Curbing emissions, investing in renewable sources, making cities smarter and more sustainable: the EU is strongly committed to the energy transition, making it the driving factor of its agenda. What about the Western Balkans? Is the region aligning with Brussels? To get a panorama on the scenario in the WB6 we reached Sonja Risteska, project manager for Southeast Europe at Agora Energiewende, a Berlin based think tank promoting clean energy transition in Germany, Europe and the rest of the world.
NGOs, researchers, analysts and journalists often remark that in terms of achievements in the energy transition, the region lags behind. Are you also a bit pessimistic?
Unfortunately, the Western Balkans have not yet established a timeline to reduce emissions and phase out coal, as happened in the EU, which has outlined clear targets by 2030. There is a reluctance even to put a plan in place and then work for its implementation.
The transformation from the socialist system to the free market takes longer than expected. The coal sector is old, but still strong. It is also an electoral asset. Ruling élites want to keep it alive to avoid layoffs, thus political and social problems.
That is why China’s investments in lignite plants across the region are so welcomed…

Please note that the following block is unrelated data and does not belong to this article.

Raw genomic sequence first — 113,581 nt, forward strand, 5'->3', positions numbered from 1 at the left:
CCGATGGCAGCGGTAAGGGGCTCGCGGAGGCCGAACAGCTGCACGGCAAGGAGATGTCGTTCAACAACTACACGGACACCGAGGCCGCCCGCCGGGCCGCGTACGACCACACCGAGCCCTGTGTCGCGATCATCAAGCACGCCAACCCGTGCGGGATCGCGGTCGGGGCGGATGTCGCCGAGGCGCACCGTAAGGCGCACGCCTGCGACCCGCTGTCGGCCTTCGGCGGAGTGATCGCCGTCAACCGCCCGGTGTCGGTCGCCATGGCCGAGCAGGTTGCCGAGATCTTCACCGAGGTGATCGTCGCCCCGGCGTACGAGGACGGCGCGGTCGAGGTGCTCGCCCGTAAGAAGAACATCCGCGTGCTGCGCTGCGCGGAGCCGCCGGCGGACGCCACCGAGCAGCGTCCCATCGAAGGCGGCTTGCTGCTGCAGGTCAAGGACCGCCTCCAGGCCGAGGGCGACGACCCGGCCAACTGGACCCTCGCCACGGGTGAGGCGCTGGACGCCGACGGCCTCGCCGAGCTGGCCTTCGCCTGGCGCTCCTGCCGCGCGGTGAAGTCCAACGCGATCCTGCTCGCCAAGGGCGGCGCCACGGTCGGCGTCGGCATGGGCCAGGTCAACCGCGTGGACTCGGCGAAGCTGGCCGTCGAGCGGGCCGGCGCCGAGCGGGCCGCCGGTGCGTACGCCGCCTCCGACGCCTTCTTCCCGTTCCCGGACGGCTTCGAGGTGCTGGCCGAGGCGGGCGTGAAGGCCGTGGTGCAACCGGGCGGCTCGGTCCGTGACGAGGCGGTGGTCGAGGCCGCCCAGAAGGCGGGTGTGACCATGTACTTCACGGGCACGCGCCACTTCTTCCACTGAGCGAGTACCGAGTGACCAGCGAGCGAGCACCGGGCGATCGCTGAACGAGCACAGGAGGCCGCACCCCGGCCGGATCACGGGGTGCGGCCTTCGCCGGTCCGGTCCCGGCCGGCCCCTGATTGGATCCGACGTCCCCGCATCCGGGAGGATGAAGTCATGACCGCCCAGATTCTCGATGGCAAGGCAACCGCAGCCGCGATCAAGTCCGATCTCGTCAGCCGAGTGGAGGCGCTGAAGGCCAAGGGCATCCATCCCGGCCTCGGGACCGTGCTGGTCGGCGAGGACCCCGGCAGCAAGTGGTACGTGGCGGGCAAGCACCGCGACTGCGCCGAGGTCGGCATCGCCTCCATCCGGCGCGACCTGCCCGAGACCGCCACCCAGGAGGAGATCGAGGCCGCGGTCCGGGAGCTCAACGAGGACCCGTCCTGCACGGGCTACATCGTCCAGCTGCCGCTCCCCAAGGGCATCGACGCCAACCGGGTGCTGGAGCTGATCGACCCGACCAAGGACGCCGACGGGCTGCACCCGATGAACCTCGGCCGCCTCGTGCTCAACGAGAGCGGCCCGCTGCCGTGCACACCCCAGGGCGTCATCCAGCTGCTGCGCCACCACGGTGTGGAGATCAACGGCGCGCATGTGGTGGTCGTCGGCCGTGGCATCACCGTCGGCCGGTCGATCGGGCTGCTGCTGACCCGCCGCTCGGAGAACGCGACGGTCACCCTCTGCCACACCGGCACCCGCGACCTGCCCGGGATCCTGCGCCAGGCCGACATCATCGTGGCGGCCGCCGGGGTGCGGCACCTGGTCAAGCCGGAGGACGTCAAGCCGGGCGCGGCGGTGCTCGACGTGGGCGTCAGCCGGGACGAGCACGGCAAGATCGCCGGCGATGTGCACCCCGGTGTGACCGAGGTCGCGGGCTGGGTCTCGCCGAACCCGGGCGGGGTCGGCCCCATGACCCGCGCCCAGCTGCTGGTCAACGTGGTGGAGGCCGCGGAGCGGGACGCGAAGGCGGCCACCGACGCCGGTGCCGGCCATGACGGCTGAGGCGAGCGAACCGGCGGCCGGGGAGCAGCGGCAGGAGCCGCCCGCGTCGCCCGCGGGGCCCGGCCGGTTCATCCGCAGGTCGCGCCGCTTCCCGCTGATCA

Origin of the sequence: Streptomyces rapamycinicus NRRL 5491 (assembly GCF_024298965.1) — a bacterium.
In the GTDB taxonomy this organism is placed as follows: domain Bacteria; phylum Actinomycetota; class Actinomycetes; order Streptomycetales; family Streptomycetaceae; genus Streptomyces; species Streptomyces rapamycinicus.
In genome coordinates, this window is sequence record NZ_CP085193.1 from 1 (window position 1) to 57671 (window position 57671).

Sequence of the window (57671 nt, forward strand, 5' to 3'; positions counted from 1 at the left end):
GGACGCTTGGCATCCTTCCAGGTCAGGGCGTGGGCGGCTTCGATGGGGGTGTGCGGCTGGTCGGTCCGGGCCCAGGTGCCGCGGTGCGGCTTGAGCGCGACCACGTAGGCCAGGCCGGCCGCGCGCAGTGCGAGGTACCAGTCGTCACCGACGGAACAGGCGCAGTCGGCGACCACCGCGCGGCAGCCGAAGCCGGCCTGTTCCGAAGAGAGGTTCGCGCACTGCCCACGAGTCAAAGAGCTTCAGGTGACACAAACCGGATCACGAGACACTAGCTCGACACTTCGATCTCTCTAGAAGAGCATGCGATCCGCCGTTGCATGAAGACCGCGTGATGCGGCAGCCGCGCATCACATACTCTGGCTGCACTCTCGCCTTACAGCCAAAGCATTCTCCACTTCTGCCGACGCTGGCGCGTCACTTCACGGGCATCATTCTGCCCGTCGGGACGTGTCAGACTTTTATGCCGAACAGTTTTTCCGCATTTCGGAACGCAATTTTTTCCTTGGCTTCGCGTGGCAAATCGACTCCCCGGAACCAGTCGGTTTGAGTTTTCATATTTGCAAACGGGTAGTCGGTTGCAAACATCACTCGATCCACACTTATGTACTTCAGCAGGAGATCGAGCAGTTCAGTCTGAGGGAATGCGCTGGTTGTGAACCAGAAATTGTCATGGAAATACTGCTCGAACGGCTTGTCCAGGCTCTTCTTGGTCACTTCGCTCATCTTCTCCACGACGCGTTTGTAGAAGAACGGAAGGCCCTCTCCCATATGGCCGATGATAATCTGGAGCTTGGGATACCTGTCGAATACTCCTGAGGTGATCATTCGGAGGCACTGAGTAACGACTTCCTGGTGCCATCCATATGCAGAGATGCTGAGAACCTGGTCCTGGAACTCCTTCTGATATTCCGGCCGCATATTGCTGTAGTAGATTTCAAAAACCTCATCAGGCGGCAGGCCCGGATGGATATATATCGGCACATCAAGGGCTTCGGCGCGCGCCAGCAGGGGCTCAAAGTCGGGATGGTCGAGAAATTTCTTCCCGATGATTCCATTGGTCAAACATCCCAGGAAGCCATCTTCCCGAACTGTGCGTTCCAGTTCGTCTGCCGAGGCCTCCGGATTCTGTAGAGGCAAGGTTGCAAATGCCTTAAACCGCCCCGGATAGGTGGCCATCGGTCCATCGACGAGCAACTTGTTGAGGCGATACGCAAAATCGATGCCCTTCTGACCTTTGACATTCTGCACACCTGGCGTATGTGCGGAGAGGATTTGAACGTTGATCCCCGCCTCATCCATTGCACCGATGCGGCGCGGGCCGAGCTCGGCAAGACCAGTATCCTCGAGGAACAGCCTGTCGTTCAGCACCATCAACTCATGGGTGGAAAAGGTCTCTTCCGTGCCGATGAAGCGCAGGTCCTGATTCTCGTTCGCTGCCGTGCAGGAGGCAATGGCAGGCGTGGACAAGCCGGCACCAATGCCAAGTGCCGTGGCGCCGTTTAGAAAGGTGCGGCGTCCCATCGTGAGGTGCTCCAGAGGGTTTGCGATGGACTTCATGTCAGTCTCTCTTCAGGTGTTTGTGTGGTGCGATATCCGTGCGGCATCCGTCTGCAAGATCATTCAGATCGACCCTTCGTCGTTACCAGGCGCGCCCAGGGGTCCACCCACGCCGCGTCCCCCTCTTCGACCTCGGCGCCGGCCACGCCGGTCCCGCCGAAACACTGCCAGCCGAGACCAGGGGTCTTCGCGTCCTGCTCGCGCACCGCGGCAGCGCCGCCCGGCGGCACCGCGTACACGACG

Exactly. Actually, Beijing could divert investments from fossil to renewable sources, which is what it is doing at home. This could boost energy transition in the Western Balkans, creating new opportunities. Yet political leaders in the region do not want to see this potential.
How could the EU trigger a change of pace?
The accession process is frozen, and France and Germany do not find a joint vision on the Western Balkan’s future. As a consequence, the carrot-and-stick scheme for the region has gone. The EU does not offer a strong perspective anymore which is why it cannot press governments to refuse China’s money. However, the EU is the main trading partner and investor for each of the WB6, so it should provide more grants and put mechanisms in place to reduce risks for investments in the renewables. There is a lot of untapped potential in the region, with many companies ready to explore it.
Finally, grants should also be channelled towards civic groups, who can contribute a lot to change the pattern. There are movements in the Western Balkans advocating energy transitions, fighting against damaging hydropower plants and big interests behind certain energy projects. In some cases, investments have been dropped.